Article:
Pretoria — The International Commission for the Conservation of Atlantic Tunas conducts excellent research, is a good example of international collaboration and has taken the lead in protecting ecologically important species, says Minister of Agriculture, Forestry and Fisheries Tina Joemat-Pettersson.
"Over the years, ICCAT has grown and matured as an international organisation that conducts excellent scientific research. It anchors its management on a transparent process of integrating scientific, social, economic and political considerations in a balanced way and upholds the ecosystem approach to fisheries in all its dimensions (ecological, human and governance)," said the minister.
Speaking at the meeting of the International Commission for the Conservation of Atlantic Tunas in Cape Town on Monday, she said ICCAT had shown that declining fish stocks can be rebuilt, such as the recent evidence-based success story on the rebuilding of the North Atlantic swordfish stock.
"ICCAT has also adopted stringent conservation and management measures to rebuild the iconic North Atlantic Bluefin stocks, which is once again a testimony to the level of responsibility and maturity displayed by member parties of this organisation.
"ICCAT has taken the lead in the protection of ecologically important and threatened shark species and the protection of seabirds with effective mitigation measures.
To this end we have strengthened the conservation of seabirds in South Africa with a National Plan of Action that dates to as far back as 2008. This plan includes measures that are currently being adopted by this commission."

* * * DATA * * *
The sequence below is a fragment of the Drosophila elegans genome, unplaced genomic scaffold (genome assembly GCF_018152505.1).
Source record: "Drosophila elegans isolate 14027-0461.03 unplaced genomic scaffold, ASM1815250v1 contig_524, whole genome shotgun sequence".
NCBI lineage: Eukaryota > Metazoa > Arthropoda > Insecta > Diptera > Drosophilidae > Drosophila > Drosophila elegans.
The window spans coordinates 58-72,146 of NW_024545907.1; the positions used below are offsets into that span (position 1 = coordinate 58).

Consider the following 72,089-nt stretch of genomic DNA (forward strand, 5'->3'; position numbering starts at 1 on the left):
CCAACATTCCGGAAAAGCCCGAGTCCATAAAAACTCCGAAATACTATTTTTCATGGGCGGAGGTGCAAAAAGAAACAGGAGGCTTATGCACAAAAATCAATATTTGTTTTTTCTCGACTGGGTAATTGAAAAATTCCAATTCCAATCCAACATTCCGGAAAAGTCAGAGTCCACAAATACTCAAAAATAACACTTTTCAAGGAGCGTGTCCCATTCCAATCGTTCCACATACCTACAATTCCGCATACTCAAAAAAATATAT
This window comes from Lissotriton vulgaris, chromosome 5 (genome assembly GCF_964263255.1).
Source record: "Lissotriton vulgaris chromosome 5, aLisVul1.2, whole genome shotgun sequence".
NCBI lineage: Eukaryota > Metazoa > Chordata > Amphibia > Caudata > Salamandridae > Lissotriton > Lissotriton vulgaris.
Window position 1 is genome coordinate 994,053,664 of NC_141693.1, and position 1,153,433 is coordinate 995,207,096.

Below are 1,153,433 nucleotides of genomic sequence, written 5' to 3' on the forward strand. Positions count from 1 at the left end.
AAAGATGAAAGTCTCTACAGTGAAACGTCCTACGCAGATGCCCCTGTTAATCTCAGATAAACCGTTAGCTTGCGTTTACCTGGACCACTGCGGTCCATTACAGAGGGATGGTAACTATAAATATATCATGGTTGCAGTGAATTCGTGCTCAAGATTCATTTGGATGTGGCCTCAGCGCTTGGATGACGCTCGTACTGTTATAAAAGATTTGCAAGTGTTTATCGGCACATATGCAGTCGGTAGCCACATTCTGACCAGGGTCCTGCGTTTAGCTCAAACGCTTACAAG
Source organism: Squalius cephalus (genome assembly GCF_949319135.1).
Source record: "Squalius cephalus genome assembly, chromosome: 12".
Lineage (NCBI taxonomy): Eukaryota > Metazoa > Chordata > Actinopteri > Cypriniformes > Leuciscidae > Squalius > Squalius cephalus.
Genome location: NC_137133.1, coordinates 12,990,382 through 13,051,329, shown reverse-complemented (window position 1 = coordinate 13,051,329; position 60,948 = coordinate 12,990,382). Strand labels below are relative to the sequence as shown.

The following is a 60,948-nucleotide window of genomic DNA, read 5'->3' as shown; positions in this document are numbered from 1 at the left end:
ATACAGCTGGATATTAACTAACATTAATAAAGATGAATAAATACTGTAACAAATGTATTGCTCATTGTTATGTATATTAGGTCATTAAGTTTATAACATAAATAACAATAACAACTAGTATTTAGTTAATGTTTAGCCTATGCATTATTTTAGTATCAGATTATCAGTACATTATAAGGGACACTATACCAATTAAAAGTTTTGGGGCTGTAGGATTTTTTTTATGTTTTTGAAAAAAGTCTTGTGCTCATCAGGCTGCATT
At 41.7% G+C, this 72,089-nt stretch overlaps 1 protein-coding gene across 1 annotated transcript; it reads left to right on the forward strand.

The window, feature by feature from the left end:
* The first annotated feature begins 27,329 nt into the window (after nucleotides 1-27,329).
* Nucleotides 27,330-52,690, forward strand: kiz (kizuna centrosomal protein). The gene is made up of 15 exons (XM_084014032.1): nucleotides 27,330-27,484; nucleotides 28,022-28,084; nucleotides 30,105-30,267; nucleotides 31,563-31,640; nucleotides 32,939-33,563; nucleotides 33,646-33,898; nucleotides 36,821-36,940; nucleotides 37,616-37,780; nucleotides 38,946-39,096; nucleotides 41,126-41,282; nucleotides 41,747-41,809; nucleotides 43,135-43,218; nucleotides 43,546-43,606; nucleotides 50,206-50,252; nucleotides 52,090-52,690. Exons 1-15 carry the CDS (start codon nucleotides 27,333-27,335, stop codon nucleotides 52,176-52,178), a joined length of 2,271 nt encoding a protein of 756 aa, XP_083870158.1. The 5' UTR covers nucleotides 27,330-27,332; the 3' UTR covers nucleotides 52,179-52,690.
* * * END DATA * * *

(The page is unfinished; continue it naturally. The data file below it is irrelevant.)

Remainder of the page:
Joemat-Pettersson said ICCAT had further shown a determination to combat illegal, unregulated and unreported (IUU) fishing by implementing effective measures such as catch document schemes for Bluefin; blacklisting vessels engaged in IUU fishing; minimum standards for inspection in port and an at sea trans-shipment programme.
However, she urged that ICCAT address how coastal states, especially those in Africa which have been disadvantaged through their colonial legacy, can gain equitable access and the full economic benefits and capacity that they are entitled to.
She said through a rights allocation process that places these fishers at the forefront, South Africa is now, in 2013, attempting to right some of the wrongs of the past.
"We would like to see that international commissions such as ICCAT also take such issues into account when country quotas are being allocated. As such, large and rich fishing nations have ensured that they receive the lion's share of quotas and sharing arrangements and there should be more equity in future."
Joemat-Pettersson said that the body should also further strengthen its monitoring, control and surveillance efforts to combat IUU fishing by implementing the Electronic Bluefin Catch Document and to continue the work to develop Unique Vessel Identifiers for all authorized vessels.